Shoreline Management Update
November 16, 2013
By law, shoreline regulations must be updated every eight years. If the DOE gets their way, the regulations will get more and more restrictive and there will be no compensation for the loss in property values as a result of the regulations and restrictions.
The Department of Ecology’s Stronghold
To comply with the DOE, Pierce County is proposing a 50-foot buffer along shorelines. A buffer would consist of natural vegetation between the shoreline and any development, like a house. If a tree falls within the buffer, the property owner would not be permitted to remove it. It would have to be left to decay naturally. Eventually, water lovers would have to fight their way through the weeds, brambles and rotting stumps to reach the water.
Right now, if you have waterfront property that already has improvements on it, like a dock, bulkhead, landscaping, etc. there is no immediate change. If the proposed regulations are passed and your bulkhead, dock, etc. is in need of repair or replacement, it will require an application for a permit, which may or may not be granted. If approval to maintain a structure is not approved, the structure will fall apart and the shoreline will eventually revert back to its original state, which in the case of Lake Tapps never really was natural, so who knows what its natural state should be.
Property owners who are planning on building on a lot, or remodeling a cabin, are advised to get their permits now, before it is too late.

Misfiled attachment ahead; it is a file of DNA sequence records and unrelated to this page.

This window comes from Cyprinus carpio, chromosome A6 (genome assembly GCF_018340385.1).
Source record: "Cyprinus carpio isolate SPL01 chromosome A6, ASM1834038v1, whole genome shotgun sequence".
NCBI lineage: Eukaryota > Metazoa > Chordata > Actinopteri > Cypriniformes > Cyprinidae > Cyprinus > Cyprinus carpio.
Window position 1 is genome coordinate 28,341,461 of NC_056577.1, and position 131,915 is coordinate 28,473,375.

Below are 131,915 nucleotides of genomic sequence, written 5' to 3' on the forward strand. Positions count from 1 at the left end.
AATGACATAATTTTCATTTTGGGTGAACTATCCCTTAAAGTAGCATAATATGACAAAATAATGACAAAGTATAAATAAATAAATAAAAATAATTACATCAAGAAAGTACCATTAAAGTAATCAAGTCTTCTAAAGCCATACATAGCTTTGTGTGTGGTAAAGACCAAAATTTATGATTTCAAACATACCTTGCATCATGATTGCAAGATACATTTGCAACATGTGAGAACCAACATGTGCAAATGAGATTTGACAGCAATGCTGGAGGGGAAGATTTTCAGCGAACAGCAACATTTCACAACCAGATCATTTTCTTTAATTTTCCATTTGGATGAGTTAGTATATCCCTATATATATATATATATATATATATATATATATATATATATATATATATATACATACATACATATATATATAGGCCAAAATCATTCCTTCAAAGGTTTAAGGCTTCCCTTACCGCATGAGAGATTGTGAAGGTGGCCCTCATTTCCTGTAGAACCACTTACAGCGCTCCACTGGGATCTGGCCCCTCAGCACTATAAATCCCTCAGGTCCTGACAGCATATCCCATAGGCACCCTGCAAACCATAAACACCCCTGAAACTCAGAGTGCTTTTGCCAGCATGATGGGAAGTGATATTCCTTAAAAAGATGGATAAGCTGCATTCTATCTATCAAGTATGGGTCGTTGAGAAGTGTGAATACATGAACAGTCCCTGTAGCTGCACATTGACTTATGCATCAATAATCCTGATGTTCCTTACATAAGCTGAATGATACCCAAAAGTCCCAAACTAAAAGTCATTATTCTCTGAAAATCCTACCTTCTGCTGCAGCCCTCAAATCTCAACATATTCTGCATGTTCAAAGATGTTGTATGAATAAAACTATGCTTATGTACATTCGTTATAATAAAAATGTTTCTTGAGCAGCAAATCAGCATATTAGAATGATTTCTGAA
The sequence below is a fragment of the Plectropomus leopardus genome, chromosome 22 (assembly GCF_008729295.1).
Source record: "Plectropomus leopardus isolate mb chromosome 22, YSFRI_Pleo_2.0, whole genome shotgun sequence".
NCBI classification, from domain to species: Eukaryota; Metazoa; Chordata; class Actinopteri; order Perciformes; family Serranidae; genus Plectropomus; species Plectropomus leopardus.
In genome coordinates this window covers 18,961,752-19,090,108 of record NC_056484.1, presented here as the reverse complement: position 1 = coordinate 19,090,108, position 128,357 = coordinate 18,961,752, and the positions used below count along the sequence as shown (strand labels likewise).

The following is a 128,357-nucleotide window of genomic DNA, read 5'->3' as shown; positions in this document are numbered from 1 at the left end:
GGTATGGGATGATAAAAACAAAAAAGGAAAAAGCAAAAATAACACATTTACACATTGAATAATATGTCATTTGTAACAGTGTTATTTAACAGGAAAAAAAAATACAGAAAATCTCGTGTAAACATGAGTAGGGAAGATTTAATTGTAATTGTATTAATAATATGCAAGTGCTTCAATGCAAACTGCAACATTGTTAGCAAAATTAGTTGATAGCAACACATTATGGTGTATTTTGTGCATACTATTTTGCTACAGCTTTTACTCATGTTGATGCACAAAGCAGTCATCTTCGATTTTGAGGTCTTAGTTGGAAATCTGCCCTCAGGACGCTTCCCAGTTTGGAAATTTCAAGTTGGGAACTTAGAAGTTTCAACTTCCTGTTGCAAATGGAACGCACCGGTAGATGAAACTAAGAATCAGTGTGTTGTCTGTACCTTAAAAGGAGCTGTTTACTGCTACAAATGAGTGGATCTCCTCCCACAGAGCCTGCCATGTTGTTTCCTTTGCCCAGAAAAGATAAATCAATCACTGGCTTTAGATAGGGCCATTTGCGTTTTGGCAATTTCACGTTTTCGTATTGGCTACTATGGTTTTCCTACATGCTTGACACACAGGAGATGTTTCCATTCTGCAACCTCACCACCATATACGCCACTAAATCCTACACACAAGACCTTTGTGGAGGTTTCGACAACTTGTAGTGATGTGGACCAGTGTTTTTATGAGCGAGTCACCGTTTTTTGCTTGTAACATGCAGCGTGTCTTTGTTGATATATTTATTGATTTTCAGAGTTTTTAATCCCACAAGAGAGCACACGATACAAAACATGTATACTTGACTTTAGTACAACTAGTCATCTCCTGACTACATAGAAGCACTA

The proposed restrictions and regulations would not only impact shoreline property owners, but all who access lakes, rivers, sounds, etc. via public and community beaches, as well. All salt water and fresh water, including lakes, rivers and streams are subjected to the shoreline regulations, as are all counties and cities with shorelines within their boundaries.
Quote from Chuck Romeo, LTCC president -
“First of all what is the benefit of what they are proposing? When I bought my lot in 1965 it was overgrown with brush, dead trees and the lakefront was full of debris consisting of garbage and leaves and much more. I had my lot bulldozed and cleared, planted grass, put in a waterfall and pulled the garbage out of the lake and it looks a hell of better now than when it was natural. In the years that I have lived here the lake and lakefront has never looked better. Like they say if it ain’t broke, leave it alone. I cannot see anything positive to what they are proposing.” - Chuck Romeo, President, Lake Tapps Community Council
How the Community Can Help